In the Département d’Outre-Mer of Guadeloupe, a schoolteacher named Hugues Delannay presents me with a conundrum that has preoccupied him for a long time. He has been teaching in a lycée for over twenty years in Basse-Terre, the island’s capital, and has had many brilliant students who, when they take their baccalaureat examinations, get mixed results. Normally, they excel on the written portions of the examination. Consistently, however, they do worse on their oral examinations, which drags down their grades. Why? It is not that their speaking skills are not up to par—far from it, he tells me, these students are articulate and speak impeccable French. There is, according to Delannay, a simpler, and ultimately more disturbing explanation. The examiners who give these students low grades in their oral examinations almost always come from metropolitan France.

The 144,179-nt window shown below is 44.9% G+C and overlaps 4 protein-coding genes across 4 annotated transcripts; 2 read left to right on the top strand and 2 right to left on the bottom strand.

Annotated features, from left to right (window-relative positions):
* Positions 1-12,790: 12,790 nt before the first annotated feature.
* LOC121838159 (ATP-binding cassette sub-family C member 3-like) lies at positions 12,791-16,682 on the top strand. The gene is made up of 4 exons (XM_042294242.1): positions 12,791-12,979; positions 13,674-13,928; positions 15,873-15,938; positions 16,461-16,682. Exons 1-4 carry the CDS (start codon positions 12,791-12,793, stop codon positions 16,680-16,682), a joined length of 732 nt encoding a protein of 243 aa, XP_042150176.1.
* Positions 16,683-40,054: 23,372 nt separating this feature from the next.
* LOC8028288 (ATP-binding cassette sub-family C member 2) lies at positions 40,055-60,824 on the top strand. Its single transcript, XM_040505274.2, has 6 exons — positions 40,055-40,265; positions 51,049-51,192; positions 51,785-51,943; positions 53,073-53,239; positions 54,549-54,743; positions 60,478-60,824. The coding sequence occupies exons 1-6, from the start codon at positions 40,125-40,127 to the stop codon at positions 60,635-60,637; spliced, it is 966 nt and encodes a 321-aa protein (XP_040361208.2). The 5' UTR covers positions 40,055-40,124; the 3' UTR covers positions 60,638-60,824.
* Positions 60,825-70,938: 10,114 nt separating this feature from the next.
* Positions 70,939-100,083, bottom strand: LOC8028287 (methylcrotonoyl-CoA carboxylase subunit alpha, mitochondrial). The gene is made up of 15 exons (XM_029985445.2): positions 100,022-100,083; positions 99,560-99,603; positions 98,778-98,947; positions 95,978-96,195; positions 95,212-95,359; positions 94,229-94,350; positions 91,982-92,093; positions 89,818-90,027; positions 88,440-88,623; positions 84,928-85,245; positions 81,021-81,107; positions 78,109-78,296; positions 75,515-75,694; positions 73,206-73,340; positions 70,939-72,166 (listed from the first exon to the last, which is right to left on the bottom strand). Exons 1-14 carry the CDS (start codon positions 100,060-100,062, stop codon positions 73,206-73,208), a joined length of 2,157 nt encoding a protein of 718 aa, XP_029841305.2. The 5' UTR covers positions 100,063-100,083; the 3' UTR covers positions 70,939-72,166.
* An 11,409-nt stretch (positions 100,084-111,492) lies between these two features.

A Caribbean Genealogy
Laurent Dubois and Achille Mbembe
This article offers a genealogy of the impact of French and Francophone Studies during the past decades in order to offer suggestions about how the field might be reconfigured and re-imagined in the present. We argue that the best way forward will be to dispense with traditional boundaries and borders within the field and instead embrace a general identity as Francophonists in order to bring together work on and from different regions of the globe.